End Polio Now – the global polio eradication initiative supported by Rotary International – continues to make steady progress against the dreaded disease. That message was delivered by Dr. Jimmie Williamson (at right in photo with Rotarian Melissa Lindler), guest speaker for Capital Rotary’s Dec. 19 meeting. Dr. Williamson, a longtime Rotarian and former District 7770 Governor for clubs in eastern South Carolina, was part of a polio immunization team operating out of northern India earlier in 2018. He said last year there were wild polio cases in only three countries: Pakistan, Afghanistan and Nigeria. Since 1988 there’s been a worldwide reduction in polio cases of 99.9%. But Williamson said immunization efforts are hampered now by cultural fears in Pakistan and Afghanistan. Rotary International helps provide funding, advocacy and mobilization for End Polio Now’s partnership that also includes the World Health Organization, the Centers for Disease Control, UNICEF and the Bill & Melinda Gates Foundation.
District 7770 Assistant Gov. Eric Davis (right in photo) has honored Columbia’s Capital Rotary for 2017-2018 donations to The Rotary Foundation, the international service club’s charitable arm for programs promoting peace and world understanding. The honors include (from left in photo) current president Philip Flynn holding a certificate for contributions to End Polio Now, the global partnership that has contributed more than $1.6 billion toward polio eradication since 1988; immediate past president Blake DuBose holding a 100% Foundation Giving banner for clubs that average 100% participation with an average of $100 in per capita giving; and past president Tommy Gibbons holding an Every Rotarian, Every Year banner for clubs that achieve a minimum Annual Fund contribution of $100 per capita during the Rotary year. Rotary District 7770 includes 80 clubs and about 5,000 Rotarians in 25 eastern counties of South Carolina.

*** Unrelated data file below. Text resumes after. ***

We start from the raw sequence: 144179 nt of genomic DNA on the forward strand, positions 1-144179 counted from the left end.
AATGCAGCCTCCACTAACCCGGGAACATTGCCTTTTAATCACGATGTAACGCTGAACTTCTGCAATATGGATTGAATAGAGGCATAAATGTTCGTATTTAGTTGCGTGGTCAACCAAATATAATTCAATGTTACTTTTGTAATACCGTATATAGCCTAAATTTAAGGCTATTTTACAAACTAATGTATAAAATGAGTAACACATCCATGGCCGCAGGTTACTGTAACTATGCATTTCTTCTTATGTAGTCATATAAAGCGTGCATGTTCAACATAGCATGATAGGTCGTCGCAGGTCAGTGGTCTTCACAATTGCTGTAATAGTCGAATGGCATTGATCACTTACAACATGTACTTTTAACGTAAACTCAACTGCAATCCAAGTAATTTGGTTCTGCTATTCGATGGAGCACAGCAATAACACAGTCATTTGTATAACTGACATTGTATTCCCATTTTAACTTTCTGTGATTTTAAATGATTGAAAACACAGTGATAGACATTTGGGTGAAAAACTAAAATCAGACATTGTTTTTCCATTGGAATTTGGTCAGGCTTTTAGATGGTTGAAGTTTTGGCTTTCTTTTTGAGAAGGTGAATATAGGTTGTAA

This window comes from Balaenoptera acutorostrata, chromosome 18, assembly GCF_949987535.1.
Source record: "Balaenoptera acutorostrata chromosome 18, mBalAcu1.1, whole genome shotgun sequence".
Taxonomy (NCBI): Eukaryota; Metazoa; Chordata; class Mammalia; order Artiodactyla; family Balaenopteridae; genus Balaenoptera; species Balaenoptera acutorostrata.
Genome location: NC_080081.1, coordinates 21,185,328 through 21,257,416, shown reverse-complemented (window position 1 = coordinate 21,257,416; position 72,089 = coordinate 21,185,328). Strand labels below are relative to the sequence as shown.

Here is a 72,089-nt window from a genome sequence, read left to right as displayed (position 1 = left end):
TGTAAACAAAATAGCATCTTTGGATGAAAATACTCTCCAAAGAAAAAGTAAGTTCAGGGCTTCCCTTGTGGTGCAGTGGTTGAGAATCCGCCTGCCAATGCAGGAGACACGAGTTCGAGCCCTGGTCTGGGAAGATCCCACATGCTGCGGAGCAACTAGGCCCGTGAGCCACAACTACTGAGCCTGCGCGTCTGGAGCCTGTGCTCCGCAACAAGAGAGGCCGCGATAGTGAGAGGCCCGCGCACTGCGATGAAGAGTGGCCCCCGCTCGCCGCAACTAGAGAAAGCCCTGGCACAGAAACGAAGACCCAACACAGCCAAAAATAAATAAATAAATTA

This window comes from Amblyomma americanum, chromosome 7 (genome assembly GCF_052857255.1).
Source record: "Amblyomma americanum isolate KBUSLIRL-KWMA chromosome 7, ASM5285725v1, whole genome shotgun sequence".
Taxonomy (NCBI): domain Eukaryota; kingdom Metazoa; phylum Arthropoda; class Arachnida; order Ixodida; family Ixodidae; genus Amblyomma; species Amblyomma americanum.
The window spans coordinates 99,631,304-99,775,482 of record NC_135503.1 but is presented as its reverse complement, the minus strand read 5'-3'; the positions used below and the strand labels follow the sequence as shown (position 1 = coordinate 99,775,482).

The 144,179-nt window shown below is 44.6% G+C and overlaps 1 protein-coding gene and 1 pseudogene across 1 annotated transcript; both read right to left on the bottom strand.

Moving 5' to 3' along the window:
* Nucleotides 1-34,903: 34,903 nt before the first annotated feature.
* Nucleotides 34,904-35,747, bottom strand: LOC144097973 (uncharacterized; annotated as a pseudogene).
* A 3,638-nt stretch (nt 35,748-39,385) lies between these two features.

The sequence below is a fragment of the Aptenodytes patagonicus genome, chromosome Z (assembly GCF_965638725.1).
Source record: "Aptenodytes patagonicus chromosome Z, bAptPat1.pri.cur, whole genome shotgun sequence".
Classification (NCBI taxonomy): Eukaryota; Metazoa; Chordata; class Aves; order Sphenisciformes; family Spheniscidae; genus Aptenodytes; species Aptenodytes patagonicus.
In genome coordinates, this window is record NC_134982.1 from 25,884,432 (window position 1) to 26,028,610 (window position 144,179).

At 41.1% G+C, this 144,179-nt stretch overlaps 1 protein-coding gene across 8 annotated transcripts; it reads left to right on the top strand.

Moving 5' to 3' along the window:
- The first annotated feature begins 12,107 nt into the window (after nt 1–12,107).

Four Capital Rotarians have been recognized for their donations to The Rotary Foundation in support of international programs promoting peace and world understanding. They are (from left in photo) Alex Serkes, a Paul Harris Fellow (donation of $1,000); Daniel Winders, a benefactor (pledging a $1,000 donation from his estate); Daniel Moses, also a benefactor; Frank Rutkowski, a Paul Harris Fellow plus-three giver (signifying an initial $1,000 donation with three additional gifts in the same amount); and Philip Flynn, club president. Capital Rotary members made nearly $13,000 in charitable contributions to the Foundation in the past year.
In July, District Governor David Tirard visited the Capital Rotary club to lead way into an exciting new Rotary year. During his comments, DG Tirard relayed Rotary International’s 2018-19 motto, “Be the Inspiration”, but emphasized that you don’t have to be a leader to be an inspiration and that everyone can leave their footprints in the sands of time to make a lasting change.
Tirard is originally from Plymouth, England where he had a 34 year banking career. He moved to the United States in 2002. Past District Governor Sandee Brooks invited Tirard to a Rotary meeting in 2003 and he has been a Rotarian since. He now lives in Hilton Head, SC where he enjoys chasing a little white ball around golf courses and has accomplished a single handicap.